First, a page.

Category: Buying Guides


New Cigars in the News

H. Upmann Legacy “Special Edition Wood Mold Gift Set”

h upmann legacy cigarsFORT LAUDERDALE, Fla. – Cigar enthusiasts can now experience the remarkable heritage of one of the most trusted premium cigar brands with the limited edition H. Upmann Legacy Special Edition Wood Mold gift set, coming soon to Famous Smoke Shop. Each 10-pack of H. Upmann Legacy Toro premium cigars comes set in a rustic wooden cigar mold featuring the H. Upmann logo engraved on the front with a retail price of $75.00.

Traditionally, cigar rollers used these wooden molds after the tobaccos were bunched together and wrapped in their binder leaves to compress the cigar to its shape and form.

“Owning an H. Upmann Legacy Wood Mold is to own an important part of history.” said Janelle Rosenfeld, VP of Marketing, Altadis U.S.A. ” This traditional wooden mold gift set will surely impress and delight long after the cigars have been enjoyed,” she added. Continue reading

Author:

Gary Korb has been writing and editing content for CigarAdvisor.com since its debut in 2008. An avid cigar smoker for over 30 years, during the past 12 years he has worked on the marketing side of the premium cigar business as a Sr. Copywriter, blogger, and cigar reviewer. A graduate of the Newhouse School of Public Communications at Syracuse University, prior to his career in the cigar business, Gary worked in the music and video industry as a marketer and a publicist.

xikar ex windproof

Xikar EX Windproof

If “sometimes a cigar is just a cigar,” could the same be said for cigar lighters? Maybe, but like cigars, the tools for igniting them are almost as multitudinous as bird species. For the purposes of this post we’re going to focus on the most popular jet lighters used for lighting cigars, as well as how and when to use them. From single jet designs like the XiKAR EX Windproof lighter, to lighters with special tools, like the Vertigo Golf lighter with its built-in divot tool, to the Vertigo Intimidator with its four jets and futuristic design, there’s a torch lighter for every cigar lover. Continue reading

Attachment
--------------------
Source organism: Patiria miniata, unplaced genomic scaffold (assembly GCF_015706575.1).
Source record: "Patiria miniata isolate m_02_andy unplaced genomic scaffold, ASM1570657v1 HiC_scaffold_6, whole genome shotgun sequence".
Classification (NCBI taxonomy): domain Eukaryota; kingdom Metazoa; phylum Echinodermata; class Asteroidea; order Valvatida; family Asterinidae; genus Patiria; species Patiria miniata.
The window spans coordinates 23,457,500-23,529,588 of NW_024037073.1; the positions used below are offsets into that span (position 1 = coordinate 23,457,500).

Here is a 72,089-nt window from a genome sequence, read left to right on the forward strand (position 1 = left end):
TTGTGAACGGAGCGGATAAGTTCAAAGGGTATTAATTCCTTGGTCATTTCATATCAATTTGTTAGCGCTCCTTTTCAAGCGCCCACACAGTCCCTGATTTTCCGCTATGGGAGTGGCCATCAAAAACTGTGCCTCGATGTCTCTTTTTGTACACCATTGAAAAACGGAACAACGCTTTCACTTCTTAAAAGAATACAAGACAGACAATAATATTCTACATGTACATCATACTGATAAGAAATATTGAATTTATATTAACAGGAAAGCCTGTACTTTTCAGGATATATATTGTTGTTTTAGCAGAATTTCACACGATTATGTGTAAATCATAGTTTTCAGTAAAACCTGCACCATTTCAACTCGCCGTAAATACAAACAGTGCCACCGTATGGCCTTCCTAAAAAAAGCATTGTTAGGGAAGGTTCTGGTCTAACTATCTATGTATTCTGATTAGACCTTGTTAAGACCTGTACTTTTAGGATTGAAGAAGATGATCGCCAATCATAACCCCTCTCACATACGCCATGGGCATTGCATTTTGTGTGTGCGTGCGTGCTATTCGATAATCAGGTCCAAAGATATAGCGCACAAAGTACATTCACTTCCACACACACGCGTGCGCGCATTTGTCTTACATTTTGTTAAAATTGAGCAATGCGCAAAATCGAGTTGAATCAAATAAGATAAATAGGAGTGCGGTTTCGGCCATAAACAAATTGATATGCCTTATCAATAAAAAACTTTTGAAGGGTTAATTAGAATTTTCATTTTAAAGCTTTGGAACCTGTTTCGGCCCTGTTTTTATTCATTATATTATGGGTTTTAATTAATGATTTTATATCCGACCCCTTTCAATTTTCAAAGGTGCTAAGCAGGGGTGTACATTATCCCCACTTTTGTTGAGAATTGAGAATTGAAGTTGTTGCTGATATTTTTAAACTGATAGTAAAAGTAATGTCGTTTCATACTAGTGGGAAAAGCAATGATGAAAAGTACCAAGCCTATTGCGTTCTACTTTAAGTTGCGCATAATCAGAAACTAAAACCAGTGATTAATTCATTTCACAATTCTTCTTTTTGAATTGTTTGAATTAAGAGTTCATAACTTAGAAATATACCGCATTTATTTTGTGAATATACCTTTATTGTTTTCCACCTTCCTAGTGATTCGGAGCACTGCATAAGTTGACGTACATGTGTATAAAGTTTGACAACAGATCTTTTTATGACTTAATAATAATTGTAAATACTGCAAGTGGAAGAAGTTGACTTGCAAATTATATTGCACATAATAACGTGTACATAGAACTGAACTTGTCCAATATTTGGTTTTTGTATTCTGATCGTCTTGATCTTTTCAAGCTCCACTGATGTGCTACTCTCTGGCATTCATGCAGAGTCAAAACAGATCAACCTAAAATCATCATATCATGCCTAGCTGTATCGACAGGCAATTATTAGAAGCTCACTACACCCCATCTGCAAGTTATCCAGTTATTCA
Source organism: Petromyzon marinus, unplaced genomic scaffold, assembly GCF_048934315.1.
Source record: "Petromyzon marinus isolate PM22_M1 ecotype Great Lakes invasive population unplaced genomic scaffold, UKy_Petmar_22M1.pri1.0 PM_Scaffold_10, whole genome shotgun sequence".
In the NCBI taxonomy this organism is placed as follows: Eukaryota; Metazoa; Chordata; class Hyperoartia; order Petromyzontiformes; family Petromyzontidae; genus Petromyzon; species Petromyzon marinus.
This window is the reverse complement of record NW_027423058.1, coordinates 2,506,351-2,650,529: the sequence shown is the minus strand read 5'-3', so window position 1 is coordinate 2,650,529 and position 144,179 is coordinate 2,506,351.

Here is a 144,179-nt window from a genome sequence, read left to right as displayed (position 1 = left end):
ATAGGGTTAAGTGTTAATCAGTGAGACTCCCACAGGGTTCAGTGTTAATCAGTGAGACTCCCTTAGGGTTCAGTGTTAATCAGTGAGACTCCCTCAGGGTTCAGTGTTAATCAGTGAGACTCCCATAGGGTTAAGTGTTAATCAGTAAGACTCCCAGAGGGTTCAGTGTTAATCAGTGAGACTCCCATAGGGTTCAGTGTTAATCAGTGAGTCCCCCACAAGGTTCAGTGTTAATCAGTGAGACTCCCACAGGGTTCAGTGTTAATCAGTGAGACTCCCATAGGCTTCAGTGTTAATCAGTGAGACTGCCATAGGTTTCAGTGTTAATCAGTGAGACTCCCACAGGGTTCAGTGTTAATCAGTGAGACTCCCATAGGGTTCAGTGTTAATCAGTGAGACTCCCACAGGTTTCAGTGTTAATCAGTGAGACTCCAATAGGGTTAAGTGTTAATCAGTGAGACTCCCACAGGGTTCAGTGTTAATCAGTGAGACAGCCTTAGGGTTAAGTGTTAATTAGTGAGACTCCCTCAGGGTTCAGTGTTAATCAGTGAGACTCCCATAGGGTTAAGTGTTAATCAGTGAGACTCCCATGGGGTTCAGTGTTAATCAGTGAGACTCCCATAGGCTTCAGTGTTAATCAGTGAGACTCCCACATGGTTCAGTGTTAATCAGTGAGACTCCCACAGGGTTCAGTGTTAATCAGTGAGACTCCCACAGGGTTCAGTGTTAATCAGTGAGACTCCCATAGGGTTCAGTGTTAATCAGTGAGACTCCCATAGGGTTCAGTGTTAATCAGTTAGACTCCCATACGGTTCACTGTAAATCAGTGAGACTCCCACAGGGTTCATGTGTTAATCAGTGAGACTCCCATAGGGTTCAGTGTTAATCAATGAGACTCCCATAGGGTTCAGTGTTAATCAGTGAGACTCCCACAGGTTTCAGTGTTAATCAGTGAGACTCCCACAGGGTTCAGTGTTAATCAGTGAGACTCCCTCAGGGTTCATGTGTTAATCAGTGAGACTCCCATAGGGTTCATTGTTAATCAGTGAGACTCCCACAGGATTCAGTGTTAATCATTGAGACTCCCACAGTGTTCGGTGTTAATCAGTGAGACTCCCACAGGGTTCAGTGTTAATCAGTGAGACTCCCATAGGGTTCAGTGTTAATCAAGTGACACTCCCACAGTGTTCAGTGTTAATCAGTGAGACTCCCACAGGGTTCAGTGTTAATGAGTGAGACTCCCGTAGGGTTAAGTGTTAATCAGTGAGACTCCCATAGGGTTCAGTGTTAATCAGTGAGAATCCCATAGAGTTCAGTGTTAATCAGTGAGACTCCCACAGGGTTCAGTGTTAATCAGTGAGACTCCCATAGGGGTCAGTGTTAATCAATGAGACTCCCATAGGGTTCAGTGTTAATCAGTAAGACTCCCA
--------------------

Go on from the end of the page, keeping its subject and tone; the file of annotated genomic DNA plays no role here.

Author:

Gary Korb has been writing and editing content for CigarAdvisor.com since its debut in 2008. An avid cigar smoker for over 30 years, during the past 12 years he has worked on the marketing side of the premium cigar business as a Sr. Copywriter, blogger, and cigar reviewer. A graduate of the Newhouse School of Public Communications at Syracuse University, prior to his career in the cigar business, Gary worked in the music and video industry as a marketer and a publicist.

buying cigars

We can’t all throw money around like Rocky! Get more for your cash when buying cigars with these helpful tips.

We all do it. When buying cigars, we leaf through the catalog or dissect the website looking for a deal. Open emails that scream about savings of 50, 60, 70% or more on great cigars, then pore over the coupons to find out which deal saves the most cash while bringing home the most cigars. Inside all of us is a hardcore cigar value hunter – which, I assume, is why you’re here as well. But even the most budget-conscious among us is willing to drop a little extra coin now and again for a “good” cigar. But are we really just burning up money that could be better – or more smartly – spent?

In a word, “yes.” Continue reading

John Pullo

Author:

This is not his picture, nor does John even have a beard. Interestingly, his Social Security number is all ones. All we can say is "You will know him by the mullet he wears."

perdomo 10th anniversary cigars

Perdomo 10th Anniversary Champagne is one of the most popular Nicaraguan cigars on the market today.

This is an article about Nicaraguan cigars. It’s not about Cuban cigars, Dominican cigars, or cigars from any other country, for that matter. If you look at the brands that have been scoring some of the highest marks these days, the Perdomo 10th Anniversary Champagne cigars, or the My Father Le Bijou 1922 cigars, for example, they are produced in Nicaragua (primarily in Estelí), using a decent dose of Nicaraguan tobaccos in their blends, or a mix of Nicaraguan and other tobaccos.